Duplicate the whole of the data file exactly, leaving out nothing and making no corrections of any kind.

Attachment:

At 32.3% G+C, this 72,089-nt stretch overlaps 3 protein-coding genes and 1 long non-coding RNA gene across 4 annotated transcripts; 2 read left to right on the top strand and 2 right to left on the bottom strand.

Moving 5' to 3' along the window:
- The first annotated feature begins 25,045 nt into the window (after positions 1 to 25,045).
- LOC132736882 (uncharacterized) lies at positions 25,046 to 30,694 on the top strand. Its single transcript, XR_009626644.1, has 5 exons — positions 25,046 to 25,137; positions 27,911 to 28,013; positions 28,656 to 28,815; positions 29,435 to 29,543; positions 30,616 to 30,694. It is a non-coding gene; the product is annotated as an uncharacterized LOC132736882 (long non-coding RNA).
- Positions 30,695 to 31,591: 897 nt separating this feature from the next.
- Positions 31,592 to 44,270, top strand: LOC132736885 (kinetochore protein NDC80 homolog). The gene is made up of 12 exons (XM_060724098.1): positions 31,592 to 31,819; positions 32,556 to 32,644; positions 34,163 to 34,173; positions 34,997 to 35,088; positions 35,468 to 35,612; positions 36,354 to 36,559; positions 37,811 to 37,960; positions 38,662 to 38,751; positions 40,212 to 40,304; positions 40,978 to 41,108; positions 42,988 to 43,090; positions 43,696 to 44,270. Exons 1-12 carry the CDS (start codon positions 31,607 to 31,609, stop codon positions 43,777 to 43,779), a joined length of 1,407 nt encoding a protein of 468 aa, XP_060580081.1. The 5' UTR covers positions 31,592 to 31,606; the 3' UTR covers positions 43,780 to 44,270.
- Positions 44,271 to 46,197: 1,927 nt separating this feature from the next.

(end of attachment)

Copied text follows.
At 32.3% G+C, this 72,089-nt stretch overlaps 3 protein-coding genes and 1 long non-coding RNA gene across 4 annotated transcripts; 2 read left to right on the top strand and 2 right to left on the bottom strand.

Moving 5' to 3' along the window:
- The first annotated feature begins 25,045 nt into the window (after positions 1 to 25,045).
- LOC132736882 (uncharacterized) lies at positions 25,046 to 30,694 on the top strand. Its single transcript, XR_009626644.1, has 5 exons — positions 25,046 to 25,137; positions 27,911 to 28,013; positions 28,656 to 28,815; positions 29,435 to 29,543; positions 30,616 to 30,694. It is a non-coding gene; the product is annotated as an uncharacterized LOC132736882 (long non-coding RNA).
- Positions 30,695 to 31,591: 897 nt separating this feature from the next.
- Positions 31,592 to 44,270, top strand: LOC132736885 (kinetochore protein NDC80 homolog). The gene is made up of 12 exons (XM_060724098.1): positions 31,592 to 31,819; positions 32,556 to 32,644; positions 34,163 to 34,173; positions 34,997 to 35,088; positions 35,468 to 35,612; positions 36,354 to 36,559; positions 37,811 to 37,960; positions 38,662 to 38,751; positions 40,212 to 40,304; positions 40,978 to 41,108; positions 42,988 to 43,090; positions 43,696 to 44,270. Exons 1-12 carry the CDS (start codon positions 31,607 to 31,609, stop codon positions 43,777 to 43,779), a joined length of 1,407 nt encoding a protein of 468 aa, XP_060580081.1. The 5' UTR covers positions 31,592 to 31,606; the 3' UTR covers positions 43,780 to 44,270.
- Positions 44,271 to 46,197: 1,927 nt separating this feature from the next.